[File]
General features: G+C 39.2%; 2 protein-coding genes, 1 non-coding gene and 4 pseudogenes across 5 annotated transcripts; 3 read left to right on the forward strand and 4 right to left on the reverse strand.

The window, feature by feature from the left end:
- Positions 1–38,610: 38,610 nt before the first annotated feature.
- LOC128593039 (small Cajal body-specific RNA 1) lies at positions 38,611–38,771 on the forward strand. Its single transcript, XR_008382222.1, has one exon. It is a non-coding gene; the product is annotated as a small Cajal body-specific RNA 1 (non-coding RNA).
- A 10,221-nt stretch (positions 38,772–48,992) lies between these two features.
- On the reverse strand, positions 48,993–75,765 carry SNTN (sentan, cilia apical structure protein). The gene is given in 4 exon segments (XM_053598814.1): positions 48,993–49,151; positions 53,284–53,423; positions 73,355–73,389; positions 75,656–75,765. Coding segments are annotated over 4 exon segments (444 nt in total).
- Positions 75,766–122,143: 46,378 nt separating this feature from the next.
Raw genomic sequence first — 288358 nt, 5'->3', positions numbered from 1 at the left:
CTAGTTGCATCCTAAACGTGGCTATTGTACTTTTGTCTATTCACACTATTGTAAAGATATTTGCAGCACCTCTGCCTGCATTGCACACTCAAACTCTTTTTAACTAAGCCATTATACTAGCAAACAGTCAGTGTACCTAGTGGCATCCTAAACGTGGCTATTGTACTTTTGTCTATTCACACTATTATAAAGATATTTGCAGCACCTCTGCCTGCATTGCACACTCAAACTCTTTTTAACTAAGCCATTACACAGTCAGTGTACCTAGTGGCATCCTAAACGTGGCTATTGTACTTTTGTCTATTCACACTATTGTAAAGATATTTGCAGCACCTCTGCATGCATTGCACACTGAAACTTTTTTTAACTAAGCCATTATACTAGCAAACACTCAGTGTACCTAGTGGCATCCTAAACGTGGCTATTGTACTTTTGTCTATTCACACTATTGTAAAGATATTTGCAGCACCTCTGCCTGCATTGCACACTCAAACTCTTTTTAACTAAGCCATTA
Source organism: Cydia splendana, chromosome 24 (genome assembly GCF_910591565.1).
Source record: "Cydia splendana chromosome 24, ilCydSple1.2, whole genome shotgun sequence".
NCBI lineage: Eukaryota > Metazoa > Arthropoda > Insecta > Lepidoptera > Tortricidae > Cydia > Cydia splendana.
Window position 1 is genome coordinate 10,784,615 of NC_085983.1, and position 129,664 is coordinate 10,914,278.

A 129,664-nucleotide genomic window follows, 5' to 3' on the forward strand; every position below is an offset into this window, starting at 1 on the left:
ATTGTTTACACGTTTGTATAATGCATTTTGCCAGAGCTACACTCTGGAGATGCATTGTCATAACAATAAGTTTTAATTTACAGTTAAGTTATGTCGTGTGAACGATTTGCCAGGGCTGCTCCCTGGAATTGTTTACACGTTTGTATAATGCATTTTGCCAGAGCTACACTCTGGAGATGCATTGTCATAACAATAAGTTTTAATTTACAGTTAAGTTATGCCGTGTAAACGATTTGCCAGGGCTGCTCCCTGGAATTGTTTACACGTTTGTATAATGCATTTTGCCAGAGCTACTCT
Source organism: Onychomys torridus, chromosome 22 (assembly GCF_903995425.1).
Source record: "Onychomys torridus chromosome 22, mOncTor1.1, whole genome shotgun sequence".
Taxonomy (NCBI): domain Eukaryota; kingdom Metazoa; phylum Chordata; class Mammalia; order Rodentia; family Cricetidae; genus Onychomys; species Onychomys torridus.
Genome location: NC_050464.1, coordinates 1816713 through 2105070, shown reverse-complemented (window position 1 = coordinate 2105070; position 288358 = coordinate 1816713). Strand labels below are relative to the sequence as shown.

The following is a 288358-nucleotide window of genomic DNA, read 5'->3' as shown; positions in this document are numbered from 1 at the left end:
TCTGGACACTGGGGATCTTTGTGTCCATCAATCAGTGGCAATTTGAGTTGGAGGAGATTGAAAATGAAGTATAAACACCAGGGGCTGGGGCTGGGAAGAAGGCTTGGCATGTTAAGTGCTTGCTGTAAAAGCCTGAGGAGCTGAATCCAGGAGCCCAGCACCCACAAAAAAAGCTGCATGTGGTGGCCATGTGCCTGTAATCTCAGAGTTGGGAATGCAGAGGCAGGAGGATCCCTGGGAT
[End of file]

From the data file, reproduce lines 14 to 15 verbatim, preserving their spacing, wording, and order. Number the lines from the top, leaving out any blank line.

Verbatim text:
A 129,664-nucleotide genomic window follows, 5' to 3' on the forward strand; every position below is an offset into this window, starting at 1 on the left:
ATTGTTTACACGTTTGTATAATGCATTTTGCCAGAGCTACACTCTGGAGATGCATTGTCATAACAATAAGTTTTAATTTACAGTTAAGTTATGTCGTGTGAACGATTTGCCAGGGCTGCTCCCTGGAATTGTTTACACGTTTGTATAATGCATTTTGCCAGAGCTACACTCTGGAGATGCATTGTCATAACAATAAGTTTTAATTTACAGTTAAGTTATGCCGTGTAAACGATTTGCCAGGGCTGCTCCCTGGAATTGTTTACACGTTTGTATAATGCATTTTGCCAGAGCTACTCT